A riot is shown as a major turning point. All it showed me was that pushing people too far makes them do crazy things. In one scene we see rioters destroying a car. Later they pass a car turned upside-down. So whose cars were they? Some white slum landlord who fled on foot? I doubt it. I think some hapless resident of this neighborhood woke up the next day to find he didn't have a car anymore. And all so rioters could break something. What can you say about people who loot and burn down their own neighborhood? Wouldn't YOU want to contain them? Whats the answer? To me the moral was "get out of the area and don't come back", not "Join a gang and fight".

This film was difficult for me to watch because of the overuse of visual effects. Motion sequences were sped up or run backwards and forwards. Stills used "camera shake" or unnecessary zooms. And everywhere was the "old film" effect where phony edge flare, scratches, jumpy picture and even the effect of the film jamming in the projector and catching fire. This stuff is OK if used very sparingly. When applied to every sequence, it get really tedious. And less hip-hop scratch on the soundtrack would have helped.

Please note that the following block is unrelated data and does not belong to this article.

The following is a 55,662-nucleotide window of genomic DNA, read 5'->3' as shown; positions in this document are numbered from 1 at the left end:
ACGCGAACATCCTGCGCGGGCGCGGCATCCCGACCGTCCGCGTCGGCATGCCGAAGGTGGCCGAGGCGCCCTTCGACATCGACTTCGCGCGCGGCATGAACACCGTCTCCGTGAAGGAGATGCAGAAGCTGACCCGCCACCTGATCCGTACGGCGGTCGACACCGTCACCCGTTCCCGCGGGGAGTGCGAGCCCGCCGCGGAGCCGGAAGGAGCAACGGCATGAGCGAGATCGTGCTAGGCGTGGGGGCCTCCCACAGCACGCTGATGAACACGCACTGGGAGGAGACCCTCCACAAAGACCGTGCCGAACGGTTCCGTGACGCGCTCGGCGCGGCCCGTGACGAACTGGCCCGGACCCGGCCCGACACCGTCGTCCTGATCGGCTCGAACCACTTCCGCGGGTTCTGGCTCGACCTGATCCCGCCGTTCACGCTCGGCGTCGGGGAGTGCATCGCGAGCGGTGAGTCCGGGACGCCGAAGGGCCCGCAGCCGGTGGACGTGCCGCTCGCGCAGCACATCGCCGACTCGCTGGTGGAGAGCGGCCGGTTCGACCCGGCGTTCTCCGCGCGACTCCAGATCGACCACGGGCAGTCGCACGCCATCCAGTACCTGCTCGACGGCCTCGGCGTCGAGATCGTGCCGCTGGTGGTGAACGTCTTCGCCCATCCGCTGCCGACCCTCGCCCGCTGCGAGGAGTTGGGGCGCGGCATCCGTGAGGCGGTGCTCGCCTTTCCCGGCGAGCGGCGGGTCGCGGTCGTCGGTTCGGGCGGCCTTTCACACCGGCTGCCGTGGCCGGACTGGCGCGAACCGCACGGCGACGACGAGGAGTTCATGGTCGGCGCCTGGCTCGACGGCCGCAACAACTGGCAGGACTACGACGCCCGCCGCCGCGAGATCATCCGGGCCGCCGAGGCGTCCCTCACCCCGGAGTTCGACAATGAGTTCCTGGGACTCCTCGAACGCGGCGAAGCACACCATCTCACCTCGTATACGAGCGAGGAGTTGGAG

Since I have never lived in this neighborhood, I can only guess how non-gang members feel. But somehow I think that a lot of folks who live in the neighborhood shown in the film wish the gang guys would just go away. To me, this film shows that the gangs hurt their own friends and neighbors a lot more than they help.

Crips and Bloods: Made in America..... Red, Whitey and Blue.Reviewed byjulian kennedyVote: 5/10

Crips and Bloods: Made in America: 5 out of 10: This documentary starts out with the eye opening fact that the 15,000 killed in gang violence between the Crips and the Bloods is 5 times the number killed in the Troubles in Northern Ireland. I found this particularity poignant since the Irish troubles always struck me as one of the stupidest wars in modern history. Clearly The Crips and the Bloods are in that category. (One might also note that in both conflicts the participants consist almost entirely of people too poor or stupid to move out of the neighborhood when the best and brightest already fled. But I will get to that in a minute.) First a bit of praise. The documentary is well shot with great music and narration and a nice selection of both interview subjects and ideas. You very well may learn something and you cannot help feel for those that have senseless suffered from the violence.